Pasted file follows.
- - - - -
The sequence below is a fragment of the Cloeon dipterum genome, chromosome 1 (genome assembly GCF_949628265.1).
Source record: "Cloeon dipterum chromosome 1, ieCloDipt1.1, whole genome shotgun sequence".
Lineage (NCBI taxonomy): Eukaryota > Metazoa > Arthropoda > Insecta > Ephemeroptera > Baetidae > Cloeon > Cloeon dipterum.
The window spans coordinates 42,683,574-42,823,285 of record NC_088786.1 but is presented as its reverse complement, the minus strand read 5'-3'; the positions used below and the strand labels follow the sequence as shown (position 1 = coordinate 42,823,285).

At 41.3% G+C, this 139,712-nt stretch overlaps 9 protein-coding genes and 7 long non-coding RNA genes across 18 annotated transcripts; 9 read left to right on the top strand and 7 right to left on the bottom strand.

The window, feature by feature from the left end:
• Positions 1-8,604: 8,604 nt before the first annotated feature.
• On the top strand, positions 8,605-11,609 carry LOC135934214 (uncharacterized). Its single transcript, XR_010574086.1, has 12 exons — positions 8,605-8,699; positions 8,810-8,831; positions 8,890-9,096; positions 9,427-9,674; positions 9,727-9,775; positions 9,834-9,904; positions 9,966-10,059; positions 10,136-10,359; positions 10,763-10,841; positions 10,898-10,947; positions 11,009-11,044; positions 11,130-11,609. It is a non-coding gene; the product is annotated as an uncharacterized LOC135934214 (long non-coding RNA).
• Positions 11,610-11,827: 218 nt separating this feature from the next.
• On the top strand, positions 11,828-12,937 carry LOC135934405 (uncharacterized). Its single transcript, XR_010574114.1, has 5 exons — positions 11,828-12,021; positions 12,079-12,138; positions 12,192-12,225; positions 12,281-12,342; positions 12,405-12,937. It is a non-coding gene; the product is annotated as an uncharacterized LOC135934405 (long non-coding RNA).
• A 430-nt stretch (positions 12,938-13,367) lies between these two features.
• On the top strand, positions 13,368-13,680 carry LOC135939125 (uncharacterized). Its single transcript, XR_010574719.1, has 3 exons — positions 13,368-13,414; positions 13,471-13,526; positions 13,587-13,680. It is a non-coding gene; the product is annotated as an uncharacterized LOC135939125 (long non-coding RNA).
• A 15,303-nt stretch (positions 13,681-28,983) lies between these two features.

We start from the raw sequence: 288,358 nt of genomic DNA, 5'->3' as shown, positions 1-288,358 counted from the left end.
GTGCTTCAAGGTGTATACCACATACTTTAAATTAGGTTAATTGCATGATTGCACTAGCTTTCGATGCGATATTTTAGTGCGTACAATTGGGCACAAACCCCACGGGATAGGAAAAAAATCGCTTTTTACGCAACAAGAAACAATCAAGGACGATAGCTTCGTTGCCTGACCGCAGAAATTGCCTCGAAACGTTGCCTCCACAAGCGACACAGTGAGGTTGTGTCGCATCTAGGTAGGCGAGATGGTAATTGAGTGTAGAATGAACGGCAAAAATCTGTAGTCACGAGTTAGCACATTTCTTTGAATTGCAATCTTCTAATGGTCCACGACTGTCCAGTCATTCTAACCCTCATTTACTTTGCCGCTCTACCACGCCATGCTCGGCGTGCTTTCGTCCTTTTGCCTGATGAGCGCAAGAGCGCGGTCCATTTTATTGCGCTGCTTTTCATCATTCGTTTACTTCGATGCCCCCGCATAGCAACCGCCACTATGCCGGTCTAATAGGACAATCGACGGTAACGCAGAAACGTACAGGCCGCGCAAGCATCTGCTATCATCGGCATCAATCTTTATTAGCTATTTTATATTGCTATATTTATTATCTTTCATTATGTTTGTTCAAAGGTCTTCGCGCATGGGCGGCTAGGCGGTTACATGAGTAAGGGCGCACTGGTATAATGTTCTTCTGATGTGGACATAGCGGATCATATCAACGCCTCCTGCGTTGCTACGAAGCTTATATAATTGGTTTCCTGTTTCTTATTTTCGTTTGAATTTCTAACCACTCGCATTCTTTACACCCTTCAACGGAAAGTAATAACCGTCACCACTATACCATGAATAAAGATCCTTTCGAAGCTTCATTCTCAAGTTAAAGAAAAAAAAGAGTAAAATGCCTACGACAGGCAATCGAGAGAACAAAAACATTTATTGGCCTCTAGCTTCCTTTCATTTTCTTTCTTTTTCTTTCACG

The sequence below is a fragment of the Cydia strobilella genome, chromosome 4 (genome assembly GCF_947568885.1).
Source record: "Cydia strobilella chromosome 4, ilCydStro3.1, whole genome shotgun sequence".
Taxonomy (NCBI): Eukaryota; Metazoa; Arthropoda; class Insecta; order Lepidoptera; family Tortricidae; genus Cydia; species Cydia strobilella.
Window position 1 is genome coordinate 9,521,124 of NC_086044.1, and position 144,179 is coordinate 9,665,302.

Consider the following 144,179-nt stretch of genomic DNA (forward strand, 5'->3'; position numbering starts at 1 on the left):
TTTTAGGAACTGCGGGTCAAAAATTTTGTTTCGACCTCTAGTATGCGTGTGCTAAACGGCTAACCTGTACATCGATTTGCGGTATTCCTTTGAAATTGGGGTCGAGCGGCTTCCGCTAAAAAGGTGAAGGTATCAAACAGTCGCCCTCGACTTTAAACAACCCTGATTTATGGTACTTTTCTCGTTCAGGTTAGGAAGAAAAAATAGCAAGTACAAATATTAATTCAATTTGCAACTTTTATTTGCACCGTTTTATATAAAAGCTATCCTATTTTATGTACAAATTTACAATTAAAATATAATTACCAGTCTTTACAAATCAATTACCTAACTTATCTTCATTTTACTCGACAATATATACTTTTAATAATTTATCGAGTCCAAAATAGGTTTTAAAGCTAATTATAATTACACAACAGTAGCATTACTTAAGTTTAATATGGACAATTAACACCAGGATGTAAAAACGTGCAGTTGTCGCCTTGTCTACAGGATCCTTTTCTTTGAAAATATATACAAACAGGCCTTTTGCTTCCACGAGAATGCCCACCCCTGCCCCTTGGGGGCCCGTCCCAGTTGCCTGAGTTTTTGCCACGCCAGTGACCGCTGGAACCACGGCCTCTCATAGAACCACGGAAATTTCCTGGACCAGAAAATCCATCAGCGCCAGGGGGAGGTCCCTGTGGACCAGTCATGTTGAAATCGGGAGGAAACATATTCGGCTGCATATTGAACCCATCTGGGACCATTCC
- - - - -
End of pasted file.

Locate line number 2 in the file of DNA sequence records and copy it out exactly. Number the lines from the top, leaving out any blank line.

Source record: "Cloeon dipterum chromosome 1, ieCloDipt1.1, whole genome shotgun sequence".